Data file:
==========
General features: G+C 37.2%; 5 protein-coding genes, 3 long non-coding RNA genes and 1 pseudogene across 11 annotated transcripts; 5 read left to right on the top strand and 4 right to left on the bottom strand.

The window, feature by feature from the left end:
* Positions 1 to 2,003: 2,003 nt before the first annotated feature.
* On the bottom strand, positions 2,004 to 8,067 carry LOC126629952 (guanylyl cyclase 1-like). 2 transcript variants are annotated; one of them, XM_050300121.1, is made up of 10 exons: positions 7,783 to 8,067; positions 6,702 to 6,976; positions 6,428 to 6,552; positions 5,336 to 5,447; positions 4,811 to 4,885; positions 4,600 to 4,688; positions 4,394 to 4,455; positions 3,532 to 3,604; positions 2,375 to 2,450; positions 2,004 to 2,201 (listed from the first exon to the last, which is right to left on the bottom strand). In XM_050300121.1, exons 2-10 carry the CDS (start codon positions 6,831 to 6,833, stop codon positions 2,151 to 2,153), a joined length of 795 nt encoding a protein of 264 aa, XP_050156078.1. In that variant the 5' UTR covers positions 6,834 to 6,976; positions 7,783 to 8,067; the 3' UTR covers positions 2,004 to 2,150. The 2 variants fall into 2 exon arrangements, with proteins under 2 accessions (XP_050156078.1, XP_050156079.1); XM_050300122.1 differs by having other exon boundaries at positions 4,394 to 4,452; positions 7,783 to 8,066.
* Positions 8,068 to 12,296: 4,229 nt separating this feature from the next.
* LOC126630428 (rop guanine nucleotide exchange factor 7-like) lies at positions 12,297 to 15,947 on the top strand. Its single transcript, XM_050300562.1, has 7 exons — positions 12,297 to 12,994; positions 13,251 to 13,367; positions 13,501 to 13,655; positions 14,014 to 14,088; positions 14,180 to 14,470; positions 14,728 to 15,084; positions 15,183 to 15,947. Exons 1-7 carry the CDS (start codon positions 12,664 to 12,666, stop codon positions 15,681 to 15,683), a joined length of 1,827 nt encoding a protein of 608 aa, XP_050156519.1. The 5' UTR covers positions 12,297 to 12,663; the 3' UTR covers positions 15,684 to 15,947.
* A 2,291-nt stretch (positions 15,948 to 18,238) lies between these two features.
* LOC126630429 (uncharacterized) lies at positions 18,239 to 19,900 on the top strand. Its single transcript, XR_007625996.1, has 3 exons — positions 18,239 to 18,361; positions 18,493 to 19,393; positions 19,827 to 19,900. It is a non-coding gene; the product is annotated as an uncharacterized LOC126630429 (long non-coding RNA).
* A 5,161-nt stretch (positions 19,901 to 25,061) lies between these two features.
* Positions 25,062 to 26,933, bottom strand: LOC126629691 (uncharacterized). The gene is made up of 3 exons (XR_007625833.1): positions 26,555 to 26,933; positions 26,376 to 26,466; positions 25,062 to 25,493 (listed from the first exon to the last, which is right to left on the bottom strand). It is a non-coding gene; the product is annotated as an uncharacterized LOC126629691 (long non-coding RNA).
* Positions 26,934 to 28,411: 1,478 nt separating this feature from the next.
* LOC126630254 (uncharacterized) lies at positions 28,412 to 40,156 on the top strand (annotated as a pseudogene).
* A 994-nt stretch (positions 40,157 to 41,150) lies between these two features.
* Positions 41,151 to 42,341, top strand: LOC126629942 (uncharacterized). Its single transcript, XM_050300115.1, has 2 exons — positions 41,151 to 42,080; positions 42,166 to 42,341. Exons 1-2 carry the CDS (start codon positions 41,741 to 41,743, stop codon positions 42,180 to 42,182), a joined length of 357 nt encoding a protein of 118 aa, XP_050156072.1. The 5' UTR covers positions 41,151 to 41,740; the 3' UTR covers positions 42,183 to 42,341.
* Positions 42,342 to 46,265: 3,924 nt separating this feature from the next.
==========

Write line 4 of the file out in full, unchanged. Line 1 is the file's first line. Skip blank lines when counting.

* On the bottom strand, positions 2,004 to 8,067 carry LOC126629952 (guanylyl cyclase 1-like). 2 transcript variants are annotated; one of them, XM_050300121.1, is made up of 10 exons: positions 7,783 to 8,067; positions 6,702 to 6,976; positions 6,428 to 6,552; positions 5,336 to 5,447; positions 4,811 to 4,885; positions 4,600 to 4,688; positions 4,394 to 4,455; positions 3,532 to 3,604; positions 2,375 to 2,450; positions 2,004 to 2,201 (listed from the first exon to the last, which is right to left on the bottom strand). In XM_050300121.1, exons 2-10 carry the CDS (start codon positions 6,831 to 6,833, stop codon positions 2,151 to 2,153), a joined length of 795 nt encoding a protein of 264 aa, XP_050156078.1. In that variant the 5' UTR covers positions 6,834 to 6,976; positions 7,783 to 8,067; the 3' UTR covers positions 2,004 to 2,150. The 2 variants fall into 2 exon arrangements, with proteins under 2 accessions (XP_050156078.1, XP_050156079.1); XM_050300122.1 differs by having other exon boundaries at positions 4,394 to 4,452; positions 7,783 to 8,066.